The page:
The WordPress Header Template
The Header template is the starting point for every WordPress theme because it tells web browsers the following: the title of your blog, the location of the CSS, the RSS feed URL, the blog URL, and the tagline (or description) of the blog.
Every page on the web has to start with a few pieces of code. In every header.php file in any WordPress theme, you find these bits of code at the top:
The DOCTYPE (which stands for document type declaration) tells the browser which type of XHTML standards you’re using. The Twenty Eleven theme uses <!DOCTYPE html>, which is a declaration for W3C standards compliance mode and covers all major browser systems.
The <html> tag (HTML stands for Hypertext Markup Language) tells the browser which language you’re using to write your web pages.
The <head> tag tells the browser that the information contained within the tag shouldn’t be displayed on the site; rather, that information is about the document.
In the header template of the Twenty Eleven theme, these bits of code look like the following example, and you should leave them intact:
<!DOCTYPE html> <html <?php language_attributes(); ?>> <head>
On the Edit Themes page, click the Header template link to display the template code in the text box. Look closely and you see that the <!DOCTYPE html> declaration, <html> tag, and <head> tag show up in the template.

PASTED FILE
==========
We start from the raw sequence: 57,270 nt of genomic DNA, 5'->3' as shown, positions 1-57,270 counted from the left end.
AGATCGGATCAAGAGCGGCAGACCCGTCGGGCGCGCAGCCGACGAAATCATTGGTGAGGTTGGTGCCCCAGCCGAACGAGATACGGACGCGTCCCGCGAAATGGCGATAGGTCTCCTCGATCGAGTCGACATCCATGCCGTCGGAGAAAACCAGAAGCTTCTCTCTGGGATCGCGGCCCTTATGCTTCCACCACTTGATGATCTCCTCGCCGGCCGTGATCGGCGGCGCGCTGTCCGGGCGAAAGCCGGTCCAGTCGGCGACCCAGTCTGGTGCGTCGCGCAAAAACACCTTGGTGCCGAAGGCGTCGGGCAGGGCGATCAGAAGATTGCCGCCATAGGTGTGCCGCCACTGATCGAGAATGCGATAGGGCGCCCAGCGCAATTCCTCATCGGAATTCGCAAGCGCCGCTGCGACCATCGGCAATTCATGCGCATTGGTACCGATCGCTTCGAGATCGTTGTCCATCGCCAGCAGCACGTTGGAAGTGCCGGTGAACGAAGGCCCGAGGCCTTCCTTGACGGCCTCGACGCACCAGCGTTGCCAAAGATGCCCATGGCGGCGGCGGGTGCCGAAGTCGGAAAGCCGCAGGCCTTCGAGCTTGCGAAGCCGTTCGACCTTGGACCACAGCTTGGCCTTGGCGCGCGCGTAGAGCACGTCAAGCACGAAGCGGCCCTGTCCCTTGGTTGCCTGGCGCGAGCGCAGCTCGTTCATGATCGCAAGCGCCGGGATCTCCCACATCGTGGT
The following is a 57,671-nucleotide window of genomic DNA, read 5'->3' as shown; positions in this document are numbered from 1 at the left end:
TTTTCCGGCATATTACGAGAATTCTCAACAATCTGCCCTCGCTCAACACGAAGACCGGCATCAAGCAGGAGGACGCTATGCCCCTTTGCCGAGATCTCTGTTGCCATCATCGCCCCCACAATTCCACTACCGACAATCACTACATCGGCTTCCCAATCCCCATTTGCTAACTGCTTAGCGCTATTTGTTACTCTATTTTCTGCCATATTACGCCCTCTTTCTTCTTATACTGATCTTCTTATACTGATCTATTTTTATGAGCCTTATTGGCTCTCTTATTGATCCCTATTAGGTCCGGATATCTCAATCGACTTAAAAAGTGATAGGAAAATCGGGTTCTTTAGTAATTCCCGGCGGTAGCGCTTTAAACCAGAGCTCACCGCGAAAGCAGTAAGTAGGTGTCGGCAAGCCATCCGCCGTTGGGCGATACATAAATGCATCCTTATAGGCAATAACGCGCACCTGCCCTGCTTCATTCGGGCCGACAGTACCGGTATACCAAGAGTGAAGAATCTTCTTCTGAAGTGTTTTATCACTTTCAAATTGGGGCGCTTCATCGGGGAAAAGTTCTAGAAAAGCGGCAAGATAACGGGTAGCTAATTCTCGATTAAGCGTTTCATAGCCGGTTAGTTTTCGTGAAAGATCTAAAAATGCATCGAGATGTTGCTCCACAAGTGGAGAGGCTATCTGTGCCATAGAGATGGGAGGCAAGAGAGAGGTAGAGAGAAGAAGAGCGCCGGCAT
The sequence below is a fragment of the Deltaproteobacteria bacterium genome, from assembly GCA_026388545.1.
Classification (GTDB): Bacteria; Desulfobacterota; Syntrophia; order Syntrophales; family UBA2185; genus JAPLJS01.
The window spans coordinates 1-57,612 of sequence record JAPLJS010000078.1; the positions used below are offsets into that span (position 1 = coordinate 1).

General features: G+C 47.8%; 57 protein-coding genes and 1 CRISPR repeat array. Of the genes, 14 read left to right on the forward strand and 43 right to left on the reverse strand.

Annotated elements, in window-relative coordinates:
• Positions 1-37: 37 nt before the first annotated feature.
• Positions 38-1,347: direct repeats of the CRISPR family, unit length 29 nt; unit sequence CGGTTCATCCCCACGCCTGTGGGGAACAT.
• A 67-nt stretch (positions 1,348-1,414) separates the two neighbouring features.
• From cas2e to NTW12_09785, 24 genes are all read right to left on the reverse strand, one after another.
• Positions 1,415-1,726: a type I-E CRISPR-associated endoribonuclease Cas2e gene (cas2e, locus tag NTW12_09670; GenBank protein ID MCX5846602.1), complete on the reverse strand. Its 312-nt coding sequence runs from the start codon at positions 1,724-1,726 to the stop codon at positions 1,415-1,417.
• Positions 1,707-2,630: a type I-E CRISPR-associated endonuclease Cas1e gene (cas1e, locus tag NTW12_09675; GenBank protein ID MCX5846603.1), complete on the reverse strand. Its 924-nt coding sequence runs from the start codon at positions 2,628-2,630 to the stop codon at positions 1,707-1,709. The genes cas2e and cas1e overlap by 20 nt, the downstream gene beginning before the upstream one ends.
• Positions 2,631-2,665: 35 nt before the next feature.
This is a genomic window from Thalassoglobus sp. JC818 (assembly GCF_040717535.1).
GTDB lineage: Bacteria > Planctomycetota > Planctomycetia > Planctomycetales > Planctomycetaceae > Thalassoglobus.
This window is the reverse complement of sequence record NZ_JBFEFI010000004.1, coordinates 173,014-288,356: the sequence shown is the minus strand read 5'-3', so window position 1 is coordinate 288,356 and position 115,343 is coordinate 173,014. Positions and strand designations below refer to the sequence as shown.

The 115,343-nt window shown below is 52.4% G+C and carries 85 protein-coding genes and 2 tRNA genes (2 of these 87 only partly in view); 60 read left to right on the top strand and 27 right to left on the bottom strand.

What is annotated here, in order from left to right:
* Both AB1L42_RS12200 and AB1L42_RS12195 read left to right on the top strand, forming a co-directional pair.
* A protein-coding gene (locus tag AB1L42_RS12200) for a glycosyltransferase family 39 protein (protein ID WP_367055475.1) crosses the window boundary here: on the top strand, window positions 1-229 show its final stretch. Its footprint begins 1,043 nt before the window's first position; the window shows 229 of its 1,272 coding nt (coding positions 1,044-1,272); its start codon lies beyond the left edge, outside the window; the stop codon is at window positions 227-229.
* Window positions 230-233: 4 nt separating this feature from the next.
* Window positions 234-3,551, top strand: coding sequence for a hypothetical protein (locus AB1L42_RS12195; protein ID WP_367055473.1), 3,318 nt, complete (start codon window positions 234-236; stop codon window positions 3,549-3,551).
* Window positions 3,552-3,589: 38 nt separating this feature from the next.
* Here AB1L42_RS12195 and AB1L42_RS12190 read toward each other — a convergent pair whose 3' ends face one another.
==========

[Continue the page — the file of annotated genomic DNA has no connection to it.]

The <head> tag needs to be closed at the end of the Header template, and the closing tag looks like this: </head>. You also need to include a fourth tag, the <body> tag, which tells the browser where the information you want to display begins. Both the <body> and <html> tags need to be closed at the end of the template, like this: </body></html>.
Use bloginfo parameters
The Header template makes much use of one WordPress template tag in particular: bloginfo();.
A parameter differentiates the type of information that a tag pulls in. Parameters are placed inside the parentheses of the tag, enclosed in single quotes. For the most part, these parameters pull information from the settings on your WordPress Dashboard. The template tag to get your blog title, for example, looks like this:
<?php bloginfo(‘name’); ?>
The table lists the various parameters you need for the bloginfo(); tag and shows you what the template tag looks like. The parameters are listed in the order of their appearance in the Twenty Eleven header.php template file and pertain to the bloginfo(); template tag only.